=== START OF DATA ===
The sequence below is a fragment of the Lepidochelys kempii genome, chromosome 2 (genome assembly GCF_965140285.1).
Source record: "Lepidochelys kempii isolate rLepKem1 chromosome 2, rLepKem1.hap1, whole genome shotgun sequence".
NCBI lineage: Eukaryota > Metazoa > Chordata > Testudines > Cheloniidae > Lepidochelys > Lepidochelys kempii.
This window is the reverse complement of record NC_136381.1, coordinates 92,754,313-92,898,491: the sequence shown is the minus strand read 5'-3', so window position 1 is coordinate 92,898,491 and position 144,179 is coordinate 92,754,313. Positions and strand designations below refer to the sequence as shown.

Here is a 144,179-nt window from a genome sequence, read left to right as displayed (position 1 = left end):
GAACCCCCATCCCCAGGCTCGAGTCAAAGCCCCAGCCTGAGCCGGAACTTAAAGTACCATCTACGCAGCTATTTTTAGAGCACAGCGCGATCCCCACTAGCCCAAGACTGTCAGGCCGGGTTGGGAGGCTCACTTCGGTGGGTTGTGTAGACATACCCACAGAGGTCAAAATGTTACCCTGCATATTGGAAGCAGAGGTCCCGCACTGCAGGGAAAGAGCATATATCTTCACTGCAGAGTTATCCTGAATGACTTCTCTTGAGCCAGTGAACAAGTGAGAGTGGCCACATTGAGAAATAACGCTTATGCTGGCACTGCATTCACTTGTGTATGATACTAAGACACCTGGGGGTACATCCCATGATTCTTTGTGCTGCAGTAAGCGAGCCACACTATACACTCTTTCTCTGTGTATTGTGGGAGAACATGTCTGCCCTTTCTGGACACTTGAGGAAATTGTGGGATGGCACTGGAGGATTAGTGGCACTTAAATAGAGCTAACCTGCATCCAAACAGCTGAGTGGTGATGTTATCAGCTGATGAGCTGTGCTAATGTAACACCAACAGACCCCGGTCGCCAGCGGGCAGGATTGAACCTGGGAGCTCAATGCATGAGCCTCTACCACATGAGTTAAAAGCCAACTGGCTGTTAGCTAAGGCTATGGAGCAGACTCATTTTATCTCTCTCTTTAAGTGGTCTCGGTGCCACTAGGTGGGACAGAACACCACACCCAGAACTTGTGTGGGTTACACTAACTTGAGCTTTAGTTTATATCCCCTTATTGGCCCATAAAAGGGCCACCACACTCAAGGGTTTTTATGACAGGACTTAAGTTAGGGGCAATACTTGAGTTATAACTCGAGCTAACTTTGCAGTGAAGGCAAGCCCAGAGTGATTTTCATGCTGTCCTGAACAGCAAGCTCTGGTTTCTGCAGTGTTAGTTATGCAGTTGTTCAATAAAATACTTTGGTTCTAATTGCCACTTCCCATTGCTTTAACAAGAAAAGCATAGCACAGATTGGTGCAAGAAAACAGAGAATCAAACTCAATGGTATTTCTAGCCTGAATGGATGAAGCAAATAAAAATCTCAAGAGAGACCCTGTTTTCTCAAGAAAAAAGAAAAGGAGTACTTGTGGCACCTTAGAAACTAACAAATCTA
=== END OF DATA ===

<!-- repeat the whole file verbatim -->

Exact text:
The sequence below is a fragment of the Lepidochelys kempii genome, chromosome 2 (genome assembly GCF_965140285.1).
Source record: "Lepidochelys kempii isolate rLepKem1 chromosome 2, rLepKem1.hap1, whole genome shotgun sequence".
NCBI lineage: Eukaryota > Metazoa > Chordata > Testudines > Cheloniidae > Lepidochelys > Lepidochelys kempii.
This window is the reverse complement of record NC_136381.1, coordinates 92,754,313-92,898,491: the sequence shown is the minus strand read 5'-3', so window position 1 is coordinate 92,898,491 and position 144,179 is coordinate 92,754,313. Positions and strand designations below refer to the sequence as shown.

Here is a 144,179-nt window from a genome sequence, read left to right as displayed (position 1 = left end):
GAACCCCCATCCCCAGGCTCGAGTCAAAGCCCCAGCCTGAGCCGGAACTTAAAGTACCATCTACGCAGCTATTTTTAGAGCACAGCGCGATCCCCACTAGCCCAAGACTGTCAGGCCGGGTTGGGAGGCTCACTTCGGTGGGTTGTGTAGACATACCCACAGAGGTCAAAATGTTACCCTGCATATTGGAAGCAGAGGTCCCGCACTGCAGGGAAAGAGCATATATCTTCACTGCAGAGTTATCCTGAATGACTTCTCTTGAGCCAGTGAACAAGTGAGAGTGGCCACATTGAGAAATAACGCTTATGCTGGCACTGCATTCACTTGTGTATGATACTAAGACACCTGGGGGTACATCCCATGATTCTTTGTGCTGCAGTAAGCGAGCCACACTATACACTCTTTCTCTGTGTATTGTGGGAGAACATGTCTGCCCTTTCTGGACACTTGAGGAAATTGTGGGATGGCACTGGAGGATTAGTGGCACTTAAATAGAGCTAACCTGCATCCAAACAGCTGAGTGGTGATGTTATCAGCTGATGAGCTGTGCTAATGTAACACCAACAGACCCCGGTCGCCAGCGGGCAGGATTGAACCTGGGAGCTCAATGCATGAGCCTCTACCACATGAGTTAAAAGCCAACTGGCTGTTAGCTAAGGCTATGGAGCAGACTCATTTTATCTCTCTCTTTAAGTGGTCTCGGTGCCACTAGGTGGGACAGAACACCACACCCAGAACTTGTGTGGGTTACACTAACTTGAGCTTTAGTTTATATCCCCTTATTGGCCCATAAAAGGGCCACCACACTCAAGGGTTTTTATGACAGGACTTAAGTTAGGGGCAATACTTGAGTTATAACTCGAGCTAACTTTGCAGTGAAGGCAAGCCCAGAGTGATTTTCATGCTGTCCTGAACAGCAAGCTCTGGTTTCTGCAGTGTTAGTTATGCAGTTGTTCAATAAAATACTTTGGTTCTAATTGCCACTTCCCATTGCTTTAACAAGAAAAGCATAGCACAGATTGGTGCAAGAAAACAGAGAATCAAACTCAATGGTATTTCTAGCCTGAATGGATGAAGCAAATAAAAATCTCAAGAGAGACCCTGTTTTCTCAAGAAAAAAGAAAAGGAGTACTTGTGGCACCTTAGAAACTAACAAATCTA